Tag Archives: characterization

Sassy Does Not Equal Strong

1 Mar

by Savannah J. Foley


I confess to you guys so much I might as well be a Catholic school girl and you guys are my priest. Well, get into your confession box because I’ve got another one: I hate sassy characters.

I don’t know when the myth that strong female character = sassy began, but I’m here to stop it.

First let’s define sassy so that we’re on the same page:

Dictionary.com: fresh, impertinent, impudent, overbold, saucy

Merriam-Webster: impudent, vigorous, lively

Of these words, I’d like to pull out saucy and impertinent. When I think ‘sassy’, I think of someone who is really sarcastic to the point of rudeness. She is primarily defined by her ‘attitude’, and her mouth is always turned up in a smirk. She rolls her eyes a lot. She had demeaning nicknames for authority figures. In real life we’d call her a raging brat, but she seems to get a pass in the world of fiction.

I get that there might have been a point in time where girls weren’t usually sassy, so to see a sassy character come along and kick butt was unusual, and enjoyable. But in today’s society no one’s keeping girls down (as much), and sassy, to me, comes off as unnecessary. Cynical, sarcastic MC who goes off on long, internal asides dedicated to hyperbole about a hypothetical outcome of her current situation? Boring and exhausting. I cringe. I’ve just seen it so much, and I don’t find it interesting any more.

But maybe that’s just me. I’ve never really been one for sarcasm, so maybe it’s a matter of personal taste. Here’s my real problem: Sassy automatically gets a pass as a ‘strong female character’. If your girl talks back to an authority figure, BAM! Sassy! Vocal! Strong!

Therefore, I think that a lot of young writers might lean towards sassy characters in an effort to shortcut their way into a ‘strong character.’ But strength doesn’t lie in the causticity of a verbal sting. Strong characters are always developed through their actions.

You’re probably heard of Active vs. Passive characters. Active characters propel the story, while passive characters are pushed through the story by external events. If your character smarts off while getting dragged around against her will by another character, she’s being passive (even if her mouth isn’t).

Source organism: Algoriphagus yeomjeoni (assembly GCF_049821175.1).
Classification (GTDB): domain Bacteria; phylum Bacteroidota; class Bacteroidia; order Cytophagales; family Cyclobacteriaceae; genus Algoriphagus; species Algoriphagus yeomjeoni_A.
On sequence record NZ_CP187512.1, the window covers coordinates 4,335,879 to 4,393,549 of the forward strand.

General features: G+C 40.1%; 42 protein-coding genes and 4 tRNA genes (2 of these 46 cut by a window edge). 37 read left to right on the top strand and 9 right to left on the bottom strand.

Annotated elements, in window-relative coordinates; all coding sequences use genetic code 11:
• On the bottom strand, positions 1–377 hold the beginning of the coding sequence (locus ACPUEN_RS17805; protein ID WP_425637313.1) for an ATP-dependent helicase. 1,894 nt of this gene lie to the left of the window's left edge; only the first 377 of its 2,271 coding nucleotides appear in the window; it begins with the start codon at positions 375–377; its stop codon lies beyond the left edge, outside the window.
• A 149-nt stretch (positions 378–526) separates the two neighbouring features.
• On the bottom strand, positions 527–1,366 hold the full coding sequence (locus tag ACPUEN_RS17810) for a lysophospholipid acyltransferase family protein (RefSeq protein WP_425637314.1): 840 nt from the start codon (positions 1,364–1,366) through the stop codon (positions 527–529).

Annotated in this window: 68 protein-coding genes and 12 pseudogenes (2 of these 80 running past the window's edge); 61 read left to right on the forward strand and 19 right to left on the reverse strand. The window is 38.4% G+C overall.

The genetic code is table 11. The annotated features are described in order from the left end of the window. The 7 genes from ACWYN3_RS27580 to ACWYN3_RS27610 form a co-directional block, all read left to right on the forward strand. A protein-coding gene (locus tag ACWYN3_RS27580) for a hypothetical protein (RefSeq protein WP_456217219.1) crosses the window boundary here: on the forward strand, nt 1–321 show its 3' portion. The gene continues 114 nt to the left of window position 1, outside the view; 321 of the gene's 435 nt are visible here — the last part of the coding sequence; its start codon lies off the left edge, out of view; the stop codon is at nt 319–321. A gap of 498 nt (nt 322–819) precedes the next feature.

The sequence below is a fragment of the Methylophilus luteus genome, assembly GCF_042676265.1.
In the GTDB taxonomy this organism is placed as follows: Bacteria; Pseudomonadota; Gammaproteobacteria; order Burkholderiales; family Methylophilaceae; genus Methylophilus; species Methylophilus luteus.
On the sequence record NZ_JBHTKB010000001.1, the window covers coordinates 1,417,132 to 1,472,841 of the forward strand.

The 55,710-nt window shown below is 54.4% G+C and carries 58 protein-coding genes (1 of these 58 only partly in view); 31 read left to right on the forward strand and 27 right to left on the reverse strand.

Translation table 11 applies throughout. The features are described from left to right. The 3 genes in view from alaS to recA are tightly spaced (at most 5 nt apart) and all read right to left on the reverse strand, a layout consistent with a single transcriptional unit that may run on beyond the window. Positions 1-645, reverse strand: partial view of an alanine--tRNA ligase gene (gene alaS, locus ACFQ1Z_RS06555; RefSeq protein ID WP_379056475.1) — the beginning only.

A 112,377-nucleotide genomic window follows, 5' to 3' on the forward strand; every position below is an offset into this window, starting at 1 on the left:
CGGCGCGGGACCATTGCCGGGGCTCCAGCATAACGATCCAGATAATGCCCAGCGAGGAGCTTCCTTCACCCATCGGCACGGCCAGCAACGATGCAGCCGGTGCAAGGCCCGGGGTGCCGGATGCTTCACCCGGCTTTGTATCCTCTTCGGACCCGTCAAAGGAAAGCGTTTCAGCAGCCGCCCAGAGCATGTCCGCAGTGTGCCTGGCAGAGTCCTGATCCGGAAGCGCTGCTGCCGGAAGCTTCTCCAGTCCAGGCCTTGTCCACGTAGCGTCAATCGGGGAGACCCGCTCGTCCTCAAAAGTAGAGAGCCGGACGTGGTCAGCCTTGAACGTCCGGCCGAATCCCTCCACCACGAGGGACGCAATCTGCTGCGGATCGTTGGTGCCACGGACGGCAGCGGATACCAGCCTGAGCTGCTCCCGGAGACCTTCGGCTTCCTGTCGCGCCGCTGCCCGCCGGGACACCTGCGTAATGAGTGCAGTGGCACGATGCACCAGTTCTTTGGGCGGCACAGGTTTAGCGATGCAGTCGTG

I googled to get an accurate picture of what everyone else thought were strong heroines, and I came up with the following list of books that star strong heroines:

The Secret Garden

The Bean Tree

Clan of the Cave Bear

Jane Eyre

Memoirs of a Geisha

True Confessions of Charlotte Doyle

Ella Enchanted


Island of the Blue Dolphins

A Wrinkle in Time

Does anyone see any ‘sassy’ characters? And yet these are all very popular books with very strong heroines.

I’m not saying sassy can’t be done right. But sass (and its sister sarcasm) are like very powerful seasonings – they can make a dish, but too much can break it. And most of all, beyond her sassy personality, your heroine should be active in creating her own destiny. Then she can make a few snide remarks about it 😉

Happy writing!


Savannah J. Foley is the author of the Nameless (originally known as Woman’s World) series on Fictionpress and is signed with the Bradford Literary Agency. Nameless  is currently out on submissions. Her website is www.savannahjfoley.com, but she updates more frequently on her livejournal. You can read an excerpt from Nameless here.

The Grieving Process

21 Feb

by Biljana Likic


Sadness can be tough, I find. It can be hard to see when you’re going overboard. And since everybody handles grief differently, it can be tricky to suspend disbelief so much that everyone reading believes in the sadness, and not just the people that would react similarly. For example, if somebody found out their pet had died, and they went into the kitchen and blindly broke every plate and glass, an animal lover who’s been in that position before might understand why they did it, but somebody who hasn’t known that type of relationship might not. Personally, I would consider it an overreaction, but how can I judge the bond between pet and master when I’m not an animal person, and don’t have any conception of what the pet meant to them?